Thread: New Judo rules - opinions
8/28/2009 7:58am, #1
- Join Date
- Jul 2008
- Donegal, Ireland
New Judo rules - opinions
Just wanting to get everyones opinions on the recent changes to the rules in Judo. I am a total noob so really wanted the opinion of the more experienced guys.
I read recently that pickups and stuff which are now banned are relatively new developments anyway. I actually like pickups and am not that keen on the new changes mainly because my MMA training meant that my Double leg (marote geri?) was the only reliable throw i had.
Just to specify the new rules state that you cannot grab below the belt at all while standing (that is the BJA interpretation anyway) and this now includes scooping the leg not just grabbing the pants. There is one exception for one of the foot sweeps which you can turn into a throw by scooping the leg.
Some of the older more experienced guys in my club say that we will start seeing better Judo in the next few years because of it but what do you guys think?
We should save these videos as a reminder of what judo once was.
YouTube - Judo Pick Ups I
8/28/2009 8:10am, #2
Judo rules are becoming stupider by the minute.Originally Posted by MrBadGuy
8/28/2009 8:51am, #3
To be clear, they're using the junior worlds (?) as a test case for this rule. They're also trying out a single-judge system (no side judges).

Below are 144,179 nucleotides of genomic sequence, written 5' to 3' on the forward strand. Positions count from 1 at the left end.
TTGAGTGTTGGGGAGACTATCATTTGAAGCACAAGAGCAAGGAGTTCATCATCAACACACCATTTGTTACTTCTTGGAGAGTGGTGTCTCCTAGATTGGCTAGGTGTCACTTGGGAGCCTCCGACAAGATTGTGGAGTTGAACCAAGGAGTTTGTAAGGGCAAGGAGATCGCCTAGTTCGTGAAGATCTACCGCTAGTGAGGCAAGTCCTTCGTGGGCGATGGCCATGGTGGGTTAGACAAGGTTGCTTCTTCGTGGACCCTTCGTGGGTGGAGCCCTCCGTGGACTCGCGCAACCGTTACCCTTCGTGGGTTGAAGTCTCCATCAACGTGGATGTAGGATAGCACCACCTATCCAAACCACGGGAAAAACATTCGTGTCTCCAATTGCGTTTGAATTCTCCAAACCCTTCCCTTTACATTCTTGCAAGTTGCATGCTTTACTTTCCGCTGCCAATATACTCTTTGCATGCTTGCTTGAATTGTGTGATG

I think the no-below-the-belt stuff is ridiculous. It's also the logical extension of recent changes. Basically, judo has two options: allow a lot of different grappling styles and methodologies, or try to enforce a certain type of play (one style or methodology known as "good judo;" please don't try to pin down the amorphous quantity, it doesn't like that). Since the Russians, judo has decided to go the latter route:
-eliminate "unorthodox" grips
-mandate attacks within a certain amount of time
-eliminate even more grips
-ban a "defensive" posture (ie, you have to stand up straight)
-and now, eliminating all below-the-belt attacks.
This is wholly separate from judo's fine history of banning techniques due to injury rates discovered due to statistics; that is a fine thing.
We now have Greco-Roman Judo. Why? Because they want to see Yamashita-style players, who are calm and attack decisively with traditional moves. That's great and all, but you can't mandate a certain style of play.
I think judo is ripe for a rules split--one for Greco-Roman Judo (stand up straight, don't touch the legs, and think of Kano), one for freestyle judo (what we've basically had within the last few years), and one Fucking Crazy division with no-gi, Kosen judo (no standups) in order to be MMA-relevant.What a disgrace it is for a man to grow old without ever seeing the beauty and strength of which his body is capable. -Xenophon's Socrates
8/28/2009 8:53am, #4
well, not sure about the others, but kata guruma (firemans carry) has been around for a long time, as i see it in mifune sensei's "canon of judo"
i don't like the new rules, but i'm a white belt who would like to be able to use the wrestling that i know. this will probably force me to develop other parts of my game, but i have been doing that already (haven't grabbed a leg during randori yet.)"Face punches are an essential character building part of a martial art. You don't truly love your children unless you allow them to get punched in the face." - chi-conspiricy
"When I was a little boy, I had a sailor suit, but it didn't mean I was in the Navy." - Mtripp on the subject of a 5 year old karate black belt
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8/28/2009 8:59am, #5